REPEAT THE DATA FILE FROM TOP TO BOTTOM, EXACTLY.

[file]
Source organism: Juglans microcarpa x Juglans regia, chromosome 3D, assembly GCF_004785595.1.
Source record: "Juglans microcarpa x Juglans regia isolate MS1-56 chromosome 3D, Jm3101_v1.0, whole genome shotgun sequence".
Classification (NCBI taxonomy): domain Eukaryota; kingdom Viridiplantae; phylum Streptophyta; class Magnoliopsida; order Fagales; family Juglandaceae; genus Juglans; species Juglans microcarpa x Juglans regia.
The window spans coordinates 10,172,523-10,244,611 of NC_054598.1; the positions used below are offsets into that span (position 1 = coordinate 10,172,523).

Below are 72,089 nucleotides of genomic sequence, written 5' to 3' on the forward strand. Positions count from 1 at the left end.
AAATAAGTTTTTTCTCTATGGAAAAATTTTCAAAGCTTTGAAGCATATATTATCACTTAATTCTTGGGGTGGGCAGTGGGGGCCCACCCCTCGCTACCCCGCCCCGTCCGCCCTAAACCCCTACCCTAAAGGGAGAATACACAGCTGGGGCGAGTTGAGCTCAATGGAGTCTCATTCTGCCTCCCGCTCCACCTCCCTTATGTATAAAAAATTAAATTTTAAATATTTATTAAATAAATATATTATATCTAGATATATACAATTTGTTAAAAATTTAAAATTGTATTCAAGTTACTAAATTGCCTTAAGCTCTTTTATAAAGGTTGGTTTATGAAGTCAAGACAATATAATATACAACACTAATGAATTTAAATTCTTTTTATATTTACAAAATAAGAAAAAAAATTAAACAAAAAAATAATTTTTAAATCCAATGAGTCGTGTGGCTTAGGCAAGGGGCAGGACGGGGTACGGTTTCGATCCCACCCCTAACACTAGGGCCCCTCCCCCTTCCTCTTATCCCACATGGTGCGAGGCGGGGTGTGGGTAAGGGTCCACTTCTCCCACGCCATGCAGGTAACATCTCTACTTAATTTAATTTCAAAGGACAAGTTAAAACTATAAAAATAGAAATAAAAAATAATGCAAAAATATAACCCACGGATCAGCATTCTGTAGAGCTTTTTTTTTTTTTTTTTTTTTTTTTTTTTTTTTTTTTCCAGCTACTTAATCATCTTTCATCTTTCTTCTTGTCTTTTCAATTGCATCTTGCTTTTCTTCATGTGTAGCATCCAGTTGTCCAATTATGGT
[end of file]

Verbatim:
Source organism: Juglans microcarpa x Juglans regia, chromosome 3D, assembly GCF_004785595.1.
Source record: "Juglans microcarpa x Juglans regia isolate MS1-56 chromosome 3D, Jm3101_v1.0, whole genome shotgun sequence".
Classification (NCBI taxonomy): domain Eukaryota; kingdom Viridiplantae; phylum Streptophyta; class Magnoliopsida; order Fagales; family Juglandaceae; genus Juglans; species Juglans microcarpa x Juglans regia.
The window spans coordinates 10,172,523-10,244,611 of NC_054598.1; the positions used below are offsets into that span (position 1 = coordinate 10,172,523).

Below are 72,089 nucleotides of genomic sequence, written 5' to 3' on the forward strand. Positions count from 1 at the left end.
AAATAAGTTTTTTCTCTATGGAAAAATTTTCAAAGCTTTGAAGCATATATTATCACTTAATTCTTGGGGTGGGCAGTGGGGGCCCACCCCTCGCTACCCCGCCCCGTCCGCCCTAAACCCCTACCCTAAAGGGAGAATACACAGCTGGGGCGAGTTGAGCTCAATGGAGTCTCATTCTGCCTCCCGCTCCACCTCCCTTATGTATAAAAAATTAAATTTTAAATATTTATTAAATAAATATATTATATCTAGATATATACAATTTGTTAAAAATTTAAAATTGTATTCAAGTTACTAAATTGCCTTAAGCTCTTTTATAAAGGTTGGTTTATGAAGTCAAGACAATATAATATACAACACTAATGAATTTAAATTCTTTTTATATTTACAAAATAAGAAAAAAAATTAAACAAAAAAATAATTTTTAAATCCAATGAGTCGTGTGGCTTAGGCAAGGGGCAGGACGGGGTACGGTTTCGATCCCACCCCTAACACTAGGGCCCCTCCCCCTTCCTCTTATCCCACATGGTGCGAGGCGGGGTGTGGGTAAGGGTCCACTTCTCCCACGCCATGCAGGTAACATCTCTACTTAATTTAATTTCAAAGGACAAGTTAAAACTATAAAAATAGAAATAAAAAATAATGCAAAAATATAACCCACGGATCAGCATTCTGTAGAGCTTTTTTTTTTTTTTTTTTTTTTTTTTTTTTTTTTTTTCCAGCTACTTAATCATCTTTCATCTTTCTTCTTGTCTTTTCAATTGCATCTTGCTTTTCTTCATGTGTAGCATCCAGTTGTCCAATTATGGT